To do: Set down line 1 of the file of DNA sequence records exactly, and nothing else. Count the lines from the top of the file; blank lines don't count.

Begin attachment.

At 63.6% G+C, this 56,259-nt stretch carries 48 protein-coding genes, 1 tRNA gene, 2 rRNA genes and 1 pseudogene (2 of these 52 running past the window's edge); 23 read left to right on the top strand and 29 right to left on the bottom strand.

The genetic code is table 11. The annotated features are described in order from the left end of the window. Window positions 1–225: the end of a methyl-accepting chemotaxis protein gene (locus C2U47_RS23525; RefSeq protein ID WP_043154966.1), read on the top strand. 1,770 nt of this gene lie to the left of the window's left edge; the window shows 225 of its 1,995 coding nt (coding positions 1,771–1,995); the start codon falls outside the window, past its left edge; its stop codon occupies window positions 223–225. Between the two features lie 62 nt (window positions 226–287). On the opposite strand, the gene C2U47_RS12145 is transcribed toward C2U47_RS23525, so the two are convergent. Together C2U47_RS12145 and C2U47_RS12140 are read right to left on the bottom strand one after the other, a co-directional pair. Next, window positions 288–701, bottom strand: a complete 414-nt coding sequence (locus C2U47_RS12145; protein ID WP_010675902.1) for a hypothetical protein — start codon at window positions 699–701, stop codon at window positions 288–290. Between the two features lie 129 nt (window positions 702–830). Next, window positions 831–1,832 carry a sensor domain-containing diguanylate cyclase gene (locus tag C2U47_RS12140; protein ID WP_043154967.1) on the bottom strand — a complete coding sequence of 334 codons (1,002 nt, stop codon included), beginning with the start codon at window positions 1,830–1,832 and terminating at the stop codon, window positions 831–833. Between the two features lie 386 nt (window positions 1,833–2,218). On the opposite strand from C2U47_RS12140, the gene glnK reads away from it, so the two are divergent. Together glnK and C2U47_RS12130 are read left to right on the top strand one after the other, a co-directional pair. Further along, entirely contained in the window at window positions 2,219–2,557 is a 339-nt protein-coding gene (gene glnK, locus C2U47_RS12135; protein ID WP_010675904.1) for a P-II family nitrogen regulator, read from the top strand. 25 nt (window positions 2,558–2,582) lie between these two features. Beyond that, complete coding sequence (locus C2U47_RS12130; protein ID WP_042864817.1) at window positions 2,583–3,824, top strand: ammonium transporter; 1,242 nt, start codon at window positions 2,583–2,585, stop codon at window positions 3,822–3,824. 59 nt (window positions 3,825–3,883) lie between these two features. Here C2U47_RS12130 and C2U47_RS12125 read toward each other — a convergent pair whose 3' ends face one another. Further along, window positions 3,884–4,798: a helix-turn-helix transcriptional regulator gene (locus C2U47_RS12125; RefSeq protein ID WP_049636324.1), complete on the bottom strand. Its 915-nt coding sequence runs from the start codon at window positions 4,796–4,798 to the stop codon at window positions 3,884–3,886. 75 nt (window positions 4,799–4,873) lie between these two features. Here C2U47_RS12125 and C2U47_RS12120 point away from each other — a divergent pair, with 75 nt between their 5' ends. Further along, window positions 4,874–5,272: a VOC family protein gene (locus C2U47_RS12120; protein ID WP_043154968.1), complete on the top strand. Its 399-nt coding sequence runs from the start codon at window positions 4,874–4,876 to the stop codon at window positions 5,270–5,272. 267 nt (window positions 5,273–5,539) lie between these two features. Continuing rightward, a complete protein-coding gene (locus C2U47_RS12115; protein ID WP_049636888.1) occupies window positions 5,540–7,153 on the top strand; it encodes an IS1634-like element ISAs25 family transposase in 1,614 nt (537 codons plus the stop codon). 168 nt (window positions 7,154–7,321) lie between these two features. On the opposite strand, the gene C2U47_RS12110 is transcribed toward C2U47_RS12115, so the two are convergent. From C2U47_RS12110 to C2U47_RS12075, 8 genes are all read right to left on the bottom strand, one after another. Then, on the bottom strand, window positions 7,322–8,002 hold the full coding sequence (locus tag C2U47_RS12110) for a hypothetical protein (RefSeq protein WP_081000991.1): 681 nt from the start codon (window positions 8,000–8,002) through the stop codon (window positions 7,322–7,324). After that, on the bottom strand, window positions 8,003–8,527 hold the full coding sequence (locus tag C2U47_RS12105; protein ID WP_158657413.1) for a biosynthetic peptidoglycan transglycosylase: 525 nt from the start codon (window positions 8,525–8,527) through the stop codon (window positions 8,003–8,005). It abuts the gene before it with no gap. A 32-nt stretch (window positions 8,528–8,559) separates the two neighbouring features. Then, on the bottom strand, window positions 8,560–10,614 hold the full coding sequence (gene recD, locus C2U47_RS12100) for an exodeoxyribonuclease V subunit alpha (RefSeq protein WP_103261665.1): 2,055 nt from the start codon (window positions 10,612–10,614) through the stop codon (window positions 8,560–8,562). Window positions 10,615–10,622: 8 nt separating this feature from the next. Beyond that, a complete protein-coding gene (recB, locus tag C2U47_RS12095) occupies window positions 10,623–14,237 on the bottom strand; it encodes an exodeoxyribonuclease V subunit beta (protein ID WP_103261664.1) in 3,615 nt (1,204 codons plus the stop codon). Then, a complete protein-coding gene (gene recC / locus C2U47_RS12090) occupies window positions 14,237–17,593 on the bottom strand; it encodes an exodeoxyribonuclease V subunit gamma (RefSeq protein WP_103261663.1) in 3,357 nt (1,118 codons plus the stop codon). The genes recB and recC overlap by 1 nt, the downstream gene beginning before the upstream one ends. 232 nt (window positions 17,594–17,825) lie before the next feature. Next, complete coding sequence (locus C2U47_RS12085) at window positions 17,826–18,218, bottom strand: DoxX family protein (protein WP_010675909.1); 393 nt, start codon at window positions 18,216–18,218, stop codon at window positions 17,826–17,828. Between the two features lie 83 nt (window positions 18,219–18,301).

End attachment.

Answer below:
At 63.6% G+C, this 56,259-nt stretch carries 48 protein-coding genes, 1 tRNA gene, 2 rRNA genes and 1 pseudogene (2 of these 52 running past the window's edge); 23 read left to right on the top strand and 29 right to left on the bottom strand.